Benediction (The Last Word)

How does Sunday morning’s worship relate to Monday morning’s work? That’s the question on BiFrost/Cardiphonia’s mind, one that was the impetus for a song contest. And if it’s on the mind of song contest judges, then it’s on my mind, as well.

The song’s genesis began with some phrases scratched on the back of a church bulletin. The phrase that stuck was “from the postlude to the prelude.” (That’s also the title of a book about church music administration by Randall Bradley.) From there I started to flesh out the kinds of things that could, indeed should, be understood as part of a worshipful life. Some of these seem clear: a playground feels like part of God’s world. But what about a prison?

My first draft received a two thumbs down evaluation from my son, Theo. He felt that the melody was too bouncy and trite and that the lyrics were just a big list of things that rhymed. Ouch. So I did a complete rewrite. I’m more pleased with this version. It’s in 3/4 meter, rather than 4/4 with a backbeat. That gives it a more stately feel. And the melodic contours have a more classic Celtic feel now. The lyrics were trimmed down substantially and I broke up the “from the this to the that” pattern that became tedious in the first draft. The big win was the new phrase, “the smell of resurrection.” Man I like that line!

1. From the postlude to the prelude,
Glow of moon to hope of dawn.
May our days sing benediction
And every minute pulse God’s love.

From the garden to the city,
From the studio to the stove,
From the playground to the prison:
Every inch of earth resounds.

In every thing our God will have the last word,
Echoing through the centuries: benediction.
Even death will yield to resurrection,
And the curse will kneel to blessing

2. From the midnight rain on concrete
To the meadow jeweled in dew,
Comes the smell of resurrection,
And the hope of all made new. REFRAIN

3. From the prayer room to the protest,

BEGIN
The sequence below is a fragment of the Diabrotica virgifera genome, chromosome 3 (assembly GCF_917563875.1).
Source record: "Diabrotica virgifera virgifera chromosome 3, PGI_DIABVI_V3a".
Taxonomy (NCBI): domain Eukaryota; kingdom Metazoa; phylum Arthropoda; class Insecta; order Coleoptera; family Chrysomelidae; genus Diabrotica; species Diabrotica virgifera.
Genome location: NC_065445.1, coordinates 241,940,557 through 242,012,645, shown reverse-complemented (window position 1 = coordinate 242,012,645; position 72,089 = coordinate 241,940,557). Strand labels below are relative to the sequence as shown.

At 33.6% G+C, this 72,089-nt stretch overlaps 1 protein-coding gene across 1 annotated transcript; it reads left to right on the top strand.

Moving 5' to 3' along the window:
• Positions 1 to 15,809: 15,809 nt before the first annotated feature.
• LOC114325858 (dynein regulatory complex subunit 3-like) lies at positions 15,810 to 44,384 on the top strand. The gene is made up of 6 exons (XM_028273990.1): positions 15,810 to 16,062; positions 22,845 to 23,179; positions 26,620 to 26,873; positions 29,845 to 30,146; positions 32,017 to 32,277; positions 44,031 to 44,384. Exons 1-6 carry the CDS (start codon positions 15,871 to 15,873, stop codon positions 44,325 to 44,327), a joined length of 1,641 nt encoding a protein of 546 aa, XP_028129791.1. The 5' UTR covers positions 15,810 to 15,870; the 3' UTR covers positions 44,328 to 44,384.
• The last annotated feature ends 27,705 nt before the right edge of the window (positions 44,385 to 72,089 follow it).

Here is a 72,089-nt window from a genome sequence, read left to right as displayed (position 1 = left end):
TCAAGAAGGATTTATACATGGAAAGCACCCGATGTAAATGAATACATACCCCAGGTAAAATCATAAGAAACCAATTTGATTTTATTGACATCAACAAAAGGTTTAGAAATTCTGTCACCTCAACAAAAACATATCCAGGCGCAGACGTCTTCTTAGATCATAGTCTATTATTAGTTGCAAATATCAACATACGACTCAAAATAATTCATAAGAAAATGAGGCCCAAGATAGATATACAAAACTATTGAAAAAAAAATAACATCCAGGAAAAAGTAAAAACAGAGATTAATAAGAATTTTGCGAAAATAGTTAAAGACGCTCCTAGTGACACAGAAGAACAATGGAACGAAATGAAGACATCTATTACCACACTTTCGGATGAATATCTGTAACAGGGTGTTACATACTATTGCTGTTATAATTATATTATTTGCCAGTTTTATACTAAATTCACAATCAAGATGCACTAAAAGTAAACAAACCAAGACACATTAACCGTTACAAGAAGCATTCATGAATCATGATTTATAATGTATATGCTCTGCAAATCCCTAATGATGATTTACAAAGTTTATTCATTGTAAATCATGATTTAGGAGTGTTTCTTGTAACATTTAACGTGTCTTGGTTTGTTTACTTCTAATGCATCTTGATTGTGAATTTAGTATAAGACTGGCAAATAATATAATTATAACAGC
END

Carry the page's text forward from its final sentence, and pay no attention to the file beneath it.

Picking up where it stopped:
From the swing to seat of power,
From the birth chair to the deathbed,
O may all our labors bow. REFRAIN

This will end well. This will all end well. All will be well.
This will end well. This will all end well. God will have the last word. REFRAIN

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3 Responses to Benediction (The Last Word)

  1. Joan Huyser-Honig says:

    I love this song. May it be true for you and your family.

  2. Greg Scheer says:

    Another contest lost… Here’s the announcement from BiFrost Arts about the contest winners: We are pleased to announce the winners of our songwriting contest on faith and vocation. Craig Harris has won first place with his song “We Labor Onto Glory” (https://www.dropbox.com/s/979p7xtnmbwjpj8/Labor%20Onto%20Glory.mp3?dl=0) and Brittney Dagneau has won second place with her song “We Labor Not In Vain.” (https://dl.dropboxusercontent.com/u/7666362/Songwriting%20Contest/MP3s/Labour%20Not%20in%20Vain.mp3) In addition to having his song appear on our forthcoming album, Craig will also receive a $750 cash prize, with Brittney receiving a $250 prize. We are so thankful for the hundreds of entries to this contest and it has truly been a blessing to listen and spend time with all your creative work. Thank you!

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